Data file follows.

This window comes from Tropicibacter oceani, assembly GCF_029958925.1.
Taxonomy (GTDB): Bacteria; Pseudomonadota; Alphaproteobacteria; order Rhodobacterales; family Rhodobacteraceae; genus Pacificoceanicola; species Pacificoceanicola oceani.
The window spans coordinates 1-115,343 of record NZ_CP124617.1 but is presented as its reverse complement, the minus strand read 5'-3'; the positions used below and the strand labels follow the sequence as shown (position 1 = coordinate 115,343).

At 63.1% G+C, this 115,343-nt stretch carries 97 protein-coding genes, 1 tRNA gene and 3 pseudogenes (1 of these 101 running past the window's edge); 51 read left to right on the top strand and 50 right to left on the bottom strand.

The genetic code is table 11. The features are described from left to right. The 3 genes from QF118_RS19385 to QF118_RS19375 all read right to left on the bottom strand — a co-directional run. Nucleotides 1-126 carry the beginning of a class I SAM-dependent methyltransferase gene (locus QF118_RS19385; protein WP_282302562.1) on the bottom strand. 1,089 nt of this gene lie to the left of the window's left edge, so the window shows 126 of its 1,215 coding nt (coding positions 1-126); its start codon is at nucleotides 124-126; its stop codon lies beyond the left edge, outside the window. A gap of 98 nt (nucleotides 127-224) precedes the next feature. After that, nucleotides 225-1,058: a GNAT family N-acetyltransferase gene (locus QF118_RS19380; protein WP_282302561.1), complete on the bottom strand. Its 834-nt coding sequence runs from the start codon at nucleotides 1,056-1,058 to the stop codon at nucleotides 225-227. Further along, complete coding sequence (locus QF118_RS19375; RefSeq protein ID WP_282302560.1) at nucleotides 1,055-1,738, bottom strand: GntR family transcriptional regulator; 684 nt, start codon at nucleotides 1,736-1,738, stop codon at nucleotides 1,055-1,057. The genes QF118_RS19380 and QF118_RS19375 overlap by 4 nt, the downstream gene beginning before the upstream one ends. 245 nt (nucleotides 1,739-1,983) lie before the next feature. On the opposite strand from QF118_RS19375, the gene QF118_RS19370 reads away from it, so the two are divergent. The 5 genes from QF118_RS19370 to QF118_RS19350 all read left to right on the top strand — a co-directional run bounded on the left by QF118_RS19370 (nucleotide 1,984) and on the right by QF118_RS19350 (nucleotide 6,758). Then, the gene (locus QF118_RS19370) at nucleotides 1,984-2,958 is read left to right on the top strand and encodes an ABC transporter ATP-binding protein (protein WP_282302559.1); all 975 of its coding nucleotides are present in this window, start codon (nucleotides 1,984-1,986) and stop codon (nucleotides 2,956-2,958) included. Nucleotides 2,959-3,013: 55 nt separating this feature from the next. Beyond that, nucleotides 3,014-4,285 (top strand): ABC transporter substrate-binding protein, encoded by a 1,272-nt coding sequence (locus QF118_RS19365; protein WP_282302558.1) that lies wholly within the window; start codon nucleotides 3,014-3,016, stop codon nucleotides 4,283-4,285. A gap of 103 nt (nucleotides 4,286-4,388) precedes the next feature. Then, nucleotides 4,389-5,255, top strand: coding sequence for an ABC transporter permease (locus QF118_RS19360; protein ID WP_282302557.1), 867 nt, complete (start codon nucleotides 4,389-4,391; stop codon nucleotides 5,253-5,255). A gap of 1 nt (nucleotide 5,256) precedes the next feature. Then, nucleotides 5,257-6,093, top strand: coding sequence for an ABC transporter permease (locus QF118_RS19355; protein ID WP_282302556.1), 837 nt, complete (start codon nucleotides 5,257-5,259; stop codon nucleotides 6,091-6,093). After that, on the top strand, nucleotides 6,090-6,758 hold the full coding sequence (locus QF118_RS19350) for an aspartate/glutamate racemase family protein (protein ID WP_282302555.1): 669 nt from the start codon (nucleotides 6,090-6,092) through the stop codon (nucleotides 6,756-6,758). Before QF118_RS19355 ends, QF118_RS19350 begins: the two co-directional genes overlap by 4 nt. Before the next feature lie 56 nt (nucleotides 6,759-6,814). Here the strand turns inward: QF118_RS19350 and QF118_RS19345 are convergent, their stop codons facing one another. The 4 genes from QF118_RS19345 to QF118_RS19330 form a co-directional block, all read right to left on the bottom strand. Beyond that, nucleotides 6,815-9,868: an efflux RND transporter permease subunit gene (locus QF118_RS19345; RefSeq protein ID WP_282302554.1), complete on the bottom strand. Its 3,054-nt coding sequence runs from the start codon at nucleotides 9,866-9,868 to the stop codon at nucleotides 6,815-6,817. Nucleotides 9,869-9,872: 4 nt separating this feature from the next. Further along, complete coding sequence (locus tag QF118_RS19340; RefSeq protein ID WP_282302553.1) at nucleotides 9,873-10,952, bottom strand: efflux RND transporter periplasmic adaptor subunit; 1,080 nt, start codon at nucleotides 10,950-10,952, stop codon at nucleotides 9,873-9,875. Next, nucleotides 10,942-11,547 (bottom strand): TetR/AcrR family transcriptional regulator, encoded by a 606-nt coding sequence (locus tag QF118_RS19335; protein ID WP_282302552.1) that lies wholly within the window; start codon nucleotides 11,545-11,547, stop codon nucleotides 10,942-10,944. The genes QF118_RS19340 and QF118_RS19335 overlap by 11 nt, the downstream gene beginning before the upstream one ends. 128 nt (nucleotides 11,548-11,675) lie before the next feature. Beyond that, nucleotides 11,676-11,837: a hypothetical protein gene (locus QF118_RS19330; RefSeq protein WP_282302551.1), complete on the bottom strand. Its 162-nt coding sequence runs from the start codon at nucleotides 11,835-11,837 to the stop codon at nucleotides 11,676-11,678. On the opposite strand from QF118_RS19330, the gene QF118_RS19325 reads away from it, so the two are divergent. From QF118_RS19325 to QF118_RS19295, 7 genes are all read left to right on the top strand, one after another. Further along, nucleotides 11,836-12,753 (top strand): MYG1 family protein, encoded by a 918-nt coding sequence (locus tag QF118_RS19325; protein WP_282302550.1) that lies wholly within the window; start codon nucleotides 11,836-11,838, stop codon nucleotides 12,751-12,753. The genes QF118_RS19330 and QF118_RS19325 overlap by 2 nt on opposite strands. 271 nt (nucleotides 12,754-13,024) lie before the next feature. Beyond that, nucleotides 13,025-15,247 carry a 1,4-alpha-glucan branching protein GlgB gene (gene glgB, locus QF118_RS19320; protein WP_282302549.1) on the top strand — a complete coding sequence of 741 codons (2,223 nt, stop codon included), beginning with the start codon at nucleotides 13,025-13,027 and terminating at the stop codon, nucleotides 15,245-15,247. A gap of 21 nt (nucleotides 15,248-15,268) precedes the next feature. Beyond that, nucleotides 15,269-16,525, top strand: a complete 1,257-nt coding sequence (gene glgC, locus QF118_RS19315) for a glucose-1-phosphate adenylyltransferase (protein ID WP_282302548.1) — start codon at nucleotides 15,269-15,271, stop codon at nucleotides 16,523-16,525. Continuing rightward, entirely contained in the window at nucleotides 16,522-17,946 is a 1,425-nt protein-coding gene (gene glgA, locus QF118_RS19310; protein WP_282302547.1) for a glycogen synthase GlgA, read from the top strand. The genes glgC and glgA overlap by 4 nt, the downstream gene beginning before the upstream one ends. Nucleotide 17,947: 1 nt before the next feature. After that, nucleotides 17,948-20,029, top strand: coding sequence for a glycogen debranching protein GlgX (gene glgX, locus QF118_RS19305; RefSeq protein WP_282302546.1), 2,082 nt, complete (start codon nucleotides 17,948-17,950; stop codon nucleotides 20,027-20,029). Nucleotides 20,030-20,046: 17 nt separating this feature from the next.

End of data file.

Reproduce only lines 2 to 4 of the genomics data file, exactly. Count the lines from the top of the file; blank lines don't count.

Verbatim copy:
Taxonomy (GTDB): Bacteria; Pseudomonadota; Alphaproteobacteria; order Rhodobacterales; family Rhodobacteraceae; genus Pacificoceanicola; species Pacificoceanicola oceani.
The window spans coordinates 1-115,343 of record NZ_CP124617.1 but is presented as its reverse complement, the minus strand read 5'-3'; the positions used below and the strand labels follow the sequence as shown (position 1 = coordinate 115,343).

At 63.1% G+C, this 115,343-nt stretch carries 97 protein-coding genes, 1 tRNA gene and 3 pseudogenes (1 of these 101 running past the window's edge); 51 read left to right on the top strand and 50 right to left on the bottom strand.